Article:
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Marinelli, L. (2004). Smoking, Laughing, and the Compulsion to Film: On the Beginnings of Psychoanalytic Documentaries. Am. Imago, 61(1):35-58.

(2004). American Imago, 61(1):35-58

Smoking, Laughing, and the Compulsion to Film: On the Beginnings of Psychoanalytic Documentaries

Lydia Marinelli

Translated by:
Christopher Barber

“The projectionist has informed us that the pictures would be enjoyed much more and would be clearer if fewer people were smoking.”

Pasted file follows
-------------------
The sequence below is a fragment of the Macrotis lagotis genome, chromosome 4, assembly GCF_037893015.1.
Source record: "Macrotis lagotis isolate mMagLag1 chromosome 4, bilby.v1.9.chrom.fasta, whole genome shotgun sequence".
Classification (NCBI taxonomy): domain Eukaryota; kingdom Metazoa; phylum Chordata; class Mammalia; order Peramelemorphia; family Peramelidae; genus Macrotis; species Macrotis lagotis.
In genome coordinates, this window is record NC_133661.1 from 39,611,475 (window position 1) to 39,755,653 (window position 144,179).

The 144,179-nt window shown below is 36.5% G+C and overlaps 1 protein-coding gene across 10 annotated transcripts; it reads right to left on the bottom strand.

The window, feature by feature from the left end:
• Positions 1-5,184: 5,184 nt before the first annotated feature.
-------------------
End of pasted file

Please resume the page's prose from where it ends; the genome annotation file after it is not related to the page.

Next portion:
—Announcement made by Philip R. Lehrman during the screening of the film Sigmund Freud, His Family, and Colleagues, 1928-1947

Blue Haze

Scene: The cigar is thrown away with a hasty, almost annoyed gesture—smoking is prohibited during the shooting, but only for the “star.” He complies with the injunction unwillingly and only after it has been repeated several times. The tribute that he must pay to the camera is nothing less than the renunciation of the insignia by which the public identifies him. Contrastingly, the “supporting actors” smoke continually, as if their cigarettes had to compensate for this lost signifier. The forbidden cigar and the rising clouds of smoke that blur the images are among the most important props of the film.

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